Following Fabio Capello’s resignation on Wednesday as England manager, the predictable questions sprang to mind: Who would succeed the Italian and what effect would this have on England’s Euro 2012 campaign?
In answering the first question, it seems that the majority would prefer Harry Redknapp as his successor. The fact there has been a longing for an Englishman to be at the helm for the last 3 years coupled with the Tottenham manager’s magnificent record at White Hart Lane, make him the people’s choice.
England’s success in Euro 2012 depends on the players who are available as well as the English FA appointing the man best suited to the job, regardless of his nationality.
However, will the FA be forced to consider an Englishman as a pre-requisite in their search for a new manager or will they opt for the best possible option as previously mentioned?
Realistically they will opt for the former, mainly to appease the supporters before an important international tournament like Euro 2012.
This though, begs a question which applies to the footballing world in general – Is a home-grown manager better suited to leading his nation than a foreign manager?
There are cases for both.
For England, Fabio Capello is statistically their best manager going by his win ratio – which is at 66% over 42 games.
However, the manager only led the England team at one international tournament where they failed to make it to the quarter finals.
Undoubtedly Capello failed to deal with off-field problems as well as an experienced manager should have, letting captaincy issues force him into an early exit.
The manager did however; qualify for two major tournaments while ushering in a new generation of English youth players creating a realistic sense of optimism before the Euro Championships in the summer.
There have been examples of foreign managers succeeding with national sides out with their native country.
South Korea in 2002 managed to reach the World Cup semi-finals under Guus Hiddink, with the Dutchman also leading Australia to their first World Cup in 32 years and Russia to the semi-finals in Euro 2008.
The similarly successful German national Otto Rehhagel led Greece to their greatest footballing success in 2004 when they lifted the European Championship in a surprise victory.
Greece defeated Portugal in the final of that tournament, a side led by Brazilian Luiz Felipe Scolari. This was Portugal’s only appearance in a major international final – the best performance in their history.
All were relative successes in their own right and led by a foreign manager, the countries achieved unparalleled results in their recent history.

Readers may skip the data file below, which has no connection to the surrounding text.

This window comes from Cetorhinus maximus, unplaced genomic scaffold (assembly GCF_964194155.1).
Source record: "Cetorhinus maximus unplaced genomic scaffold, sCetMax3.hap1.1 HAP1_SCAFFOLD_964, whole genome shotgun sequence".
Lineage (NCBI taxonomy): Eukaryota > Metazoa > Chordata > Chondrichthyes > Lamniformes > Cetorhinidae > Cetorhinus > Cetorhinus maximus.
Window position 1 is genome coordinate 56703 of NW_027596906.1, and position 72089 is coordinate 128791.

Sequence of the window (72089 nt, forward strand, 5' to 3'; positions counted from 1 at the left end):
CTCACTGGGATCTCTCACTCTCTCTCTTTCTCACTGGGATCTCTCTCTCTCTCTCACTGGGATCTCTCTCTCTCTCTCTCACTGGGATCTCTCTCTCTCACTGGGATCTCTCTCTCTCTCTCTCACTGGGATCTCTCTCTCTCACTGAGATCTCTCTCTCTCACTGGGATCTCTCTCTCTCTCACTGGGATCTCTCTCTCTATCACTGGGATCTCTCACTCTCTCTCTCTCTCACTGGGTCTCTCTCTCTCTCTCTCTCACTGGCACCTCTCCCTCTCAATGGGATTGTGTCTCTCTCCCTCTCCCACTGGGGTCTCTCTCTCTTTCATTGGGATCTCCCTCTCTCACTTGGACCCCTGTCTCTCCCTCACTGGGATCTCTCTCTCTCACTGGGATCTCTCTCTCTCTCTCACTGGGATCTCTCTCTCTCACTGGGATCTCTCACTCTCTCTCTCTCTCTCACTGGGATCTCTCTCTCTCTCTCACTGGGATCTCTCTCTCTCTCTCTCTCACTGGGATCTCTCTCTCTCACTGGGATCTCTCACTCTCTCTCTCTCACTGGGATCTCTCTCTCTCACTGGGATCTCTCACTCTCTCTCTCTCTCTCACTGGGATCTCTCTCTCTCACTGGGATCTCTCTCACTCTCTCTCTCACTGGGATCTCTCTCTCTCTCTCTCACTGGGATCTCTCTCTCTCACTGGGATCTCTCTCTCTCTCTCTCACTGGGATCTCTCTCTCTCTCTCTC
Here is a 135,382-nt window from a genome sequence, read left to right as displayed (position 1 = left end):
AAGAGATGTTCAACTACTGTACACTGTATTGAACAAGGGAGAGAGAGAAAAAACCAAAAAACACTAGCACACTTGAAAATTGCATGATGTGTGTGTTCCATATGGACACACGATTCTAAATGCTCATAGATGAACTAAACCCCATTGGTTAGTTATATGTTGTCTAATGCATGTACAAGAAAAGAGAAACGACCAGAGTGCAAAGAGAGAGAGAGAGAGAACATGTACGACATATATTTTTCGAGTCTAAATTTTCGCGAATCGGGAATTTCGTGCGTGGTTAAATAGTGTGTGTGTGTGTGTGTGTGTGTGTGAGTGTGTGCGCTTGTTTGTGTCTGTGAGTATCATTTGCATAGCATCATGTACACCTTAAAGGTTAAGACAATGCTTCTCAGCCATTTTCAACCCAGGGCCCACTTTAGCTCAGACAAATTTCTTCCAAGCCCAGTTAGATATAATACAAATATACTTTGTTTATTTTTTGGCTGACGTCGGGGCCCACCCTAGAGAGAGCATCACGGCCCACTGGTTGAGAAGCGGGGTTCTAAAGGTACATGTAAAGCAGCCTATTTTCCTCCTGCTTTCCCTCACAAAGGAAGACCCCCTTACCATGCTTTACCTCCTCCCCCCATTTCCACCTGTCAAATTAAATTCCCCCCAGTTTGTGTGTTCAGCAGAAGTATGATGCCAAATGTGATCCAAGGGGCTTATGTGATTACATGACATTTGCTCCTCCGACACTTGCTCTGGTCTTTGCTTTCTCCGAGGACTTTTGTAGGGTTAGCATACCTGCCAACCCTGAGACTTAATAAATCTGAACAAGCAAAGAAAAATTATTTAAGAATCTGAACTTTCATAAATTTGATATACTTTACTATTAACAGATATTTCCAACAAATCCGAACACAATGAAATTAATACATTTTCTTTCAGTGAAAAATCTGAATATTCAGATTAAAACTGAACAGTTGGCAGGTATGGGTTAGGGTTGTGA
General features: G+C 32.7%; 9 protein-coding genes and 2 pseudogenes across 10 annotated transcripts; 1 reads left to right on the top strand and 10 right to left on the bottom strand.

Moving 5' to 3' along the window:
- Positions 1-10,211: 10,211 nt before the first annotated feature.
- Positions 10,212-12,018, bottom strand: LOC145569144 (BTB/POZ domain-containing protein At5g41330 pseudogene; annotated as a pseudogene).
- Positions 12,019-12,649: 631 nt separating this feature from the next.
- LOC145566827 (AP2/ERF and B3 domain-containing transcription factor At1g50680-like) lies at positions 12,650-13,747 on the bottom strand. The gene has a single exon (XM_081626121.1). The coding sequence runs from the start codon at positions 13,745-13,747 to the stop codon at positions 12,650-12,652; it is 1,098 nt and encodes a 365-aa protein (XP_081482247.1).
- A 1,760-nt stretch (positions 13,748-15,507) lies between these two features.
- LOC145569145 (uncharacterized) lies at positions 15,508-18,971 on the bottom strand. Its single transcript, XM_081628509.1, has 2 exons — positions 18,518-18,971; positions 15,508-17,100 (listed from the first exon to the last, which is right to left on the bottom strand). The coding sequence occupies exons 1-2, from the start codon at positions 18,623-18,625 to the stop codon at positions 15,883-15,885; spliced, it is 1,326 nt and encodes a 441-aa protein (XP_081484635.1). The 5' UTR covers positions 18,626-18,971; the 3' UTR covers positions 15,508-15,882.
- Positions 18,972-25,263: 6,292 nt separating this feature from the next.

Despite this success though, there is more reason to believe that foreign managers aren’t the way forward for international sides.
As mentioned, Capello failed to achieve any tangible success with England similar to the performance of Sven-Goran Eriksson years before him.
England’s greatest ever achievement was under the leadership of Alf Ramsay, when they won the 1966 World Cup in front of their own home support.
Furthermore, no teams have reached the final of any World Cup with a foreign manager since.
Vicente Del Bosque most recently led Spain to the World Cup in 2010, with Luis Aragones managing his countrymen to the 2008 Euro Championships.
Otto Rehhagel’s Euro 2004 win for Greece was the only exception – of a national team winning a major international tournament without a countryman leading the team – in the last 30 years.
These examples of triumph under native managers, lead to the conclusion that a foreign coach is not necessarily the best option when considering who the Football Association want to lead their team.
Looking to the future – in England’s case – Wayne Rooney highlighted Harry Redknapp as his choice to lead the national side. The striker stating ‘Got to be English to replace him (Capello), Harry Redknapp for me’.
There is no conclusive formula to implement when the search begins for a new international manager.
Ultimately, it should come down to who is the best available option but there is plenty of evidence to show that employing a man born in the same country as the players will reap the greatest rewards.
Culturally, the manager will understand the players as well as being able to immediately express his philosophy and ideas to the side in their own language.
Although a definitive rule would be unrealistic to expect, Football Associations should begin to move forward with the rational objective of producing home-grown managers who have the ability to lead their national team at major international tournaments.
A stadium full of English fans supporting a team of English players led by an English manager is surely the recipe for success, and the English FA – as well as any other FA looking to appoint a new manager – should make use of said recipe if they are to achieve anything as a football nation.
What’s your opinion? Get in touch through twitter – @beanroll or in the comment box below. Thanks for reading!